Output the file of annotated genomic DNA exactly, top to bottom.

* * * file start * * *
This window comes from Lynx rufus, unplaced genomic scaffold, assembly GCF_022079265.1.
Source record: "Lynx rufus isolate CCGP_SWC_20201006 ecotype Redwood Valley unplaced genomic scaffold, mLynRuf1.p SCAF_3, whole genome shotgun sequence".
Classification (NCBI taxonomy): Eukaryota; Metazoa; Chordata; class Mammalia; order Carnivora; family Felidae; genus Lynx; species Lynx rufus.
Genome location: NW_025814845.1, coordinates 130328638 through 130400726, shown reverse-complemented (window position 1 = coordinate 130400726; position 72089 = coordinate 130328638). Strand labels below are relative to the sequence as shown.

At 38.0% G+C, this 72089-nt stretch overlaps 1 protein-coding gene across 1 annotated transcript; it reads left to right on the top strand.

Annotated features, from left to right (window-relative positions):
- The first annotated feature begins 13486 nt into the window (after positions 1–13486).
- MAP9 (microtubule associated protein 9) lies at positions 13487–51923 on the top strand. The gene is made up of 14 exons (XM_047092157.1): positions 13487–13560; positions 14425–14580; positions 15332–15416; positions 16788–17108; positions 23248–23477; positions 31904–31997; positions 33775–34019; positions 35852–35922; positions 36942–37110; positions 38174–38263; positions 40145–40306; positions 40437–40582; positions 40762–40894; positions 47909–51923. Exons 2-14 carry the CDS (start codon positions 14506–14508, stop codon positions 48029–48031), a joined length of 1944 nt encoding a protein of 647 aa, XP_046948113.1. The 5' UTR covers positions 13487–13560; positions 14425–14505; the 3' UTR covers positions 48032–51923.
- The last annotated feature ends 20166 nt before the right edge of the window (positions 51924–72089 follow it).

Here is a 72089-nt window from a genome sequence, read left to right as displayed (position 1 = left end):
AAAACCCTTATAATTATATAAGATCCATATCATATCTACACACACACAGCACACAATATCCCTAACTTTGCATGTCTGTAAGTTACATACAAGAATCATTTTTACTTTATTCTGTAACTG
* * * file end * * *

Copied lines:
This window comes from Lynx rufus, unplaced genomic scaffold, assembly GCF_022079265.1.
Source record: "Lynx rufus isolate CCGP_SWC_20201006 ecotype Redwood Valley unplaced genomic scaffold, mLynRuf1.p SCAF_3, whole genome shotgun sequence".
Classification (NCBI taxonomy): Eukaryota; Metazoa; Chordata; class Mammalia; order Carnivora; family Felidae; genus Lynx; species Lynx rufus.
Genome location: NW_025814845.1, coordinates 130328638 through 130400726, shown reverse-complemented (window position 1 = coordinate 130400726; position 72089 = coordinate 130328638). Strand labels below are relative to the sequence as shown.

At 38.0% G+C, this 72089-nt stretch overlaps 1 protein-coding gene across 1 annotated transcript; it reads left to right on the top strand.

Annotated features, from left to right (window-relative positions):
- The first annotated feature begins 13486 nt into the window (after positions 1–13486).
- MAP9 (microtubule associated protein 9) lies at positions 13487–51923 on the top strand. The gene is made up of 14 exons (XM_047092157.1): positions 13487–13560; positions 14425–14580; positions 15332–15416; positions 16788–17108; positions 23248–23477; positions 31904–31997; positions 33775–34019; positions 35852–35922; positions 36942–37110; positions 38174–38263; positions 40145–40306; positions 40437–40582; positions 40762–40894; positions 47909–51923. Exons 2-14 carry the CDS (start codon positions 14506–14508, stop codon positions 48029–48031), a joined length of 1944 nt encoding a protein of 647 aa, XP_046948113.1. The 5' UTR covers positions 13487–13560; positions 14425–14505; the 3' UTR covers positions 48032–51923.
- The last annotated feature ends 20166 nt before the right edge of the window (positions 51924–72089 follow it).

Here is a 72089-nt window from a genome sequence, read left to right as displayed (position 1 = left end):
AAAACCCTTATAATTATATAAGATCCATATCATATCTACACACACACAGCACACAATATCCCTAACTTTGCATGTCTGTAAGTTACATACAAGAATCATTTTTACTTTATTCTGTAACTG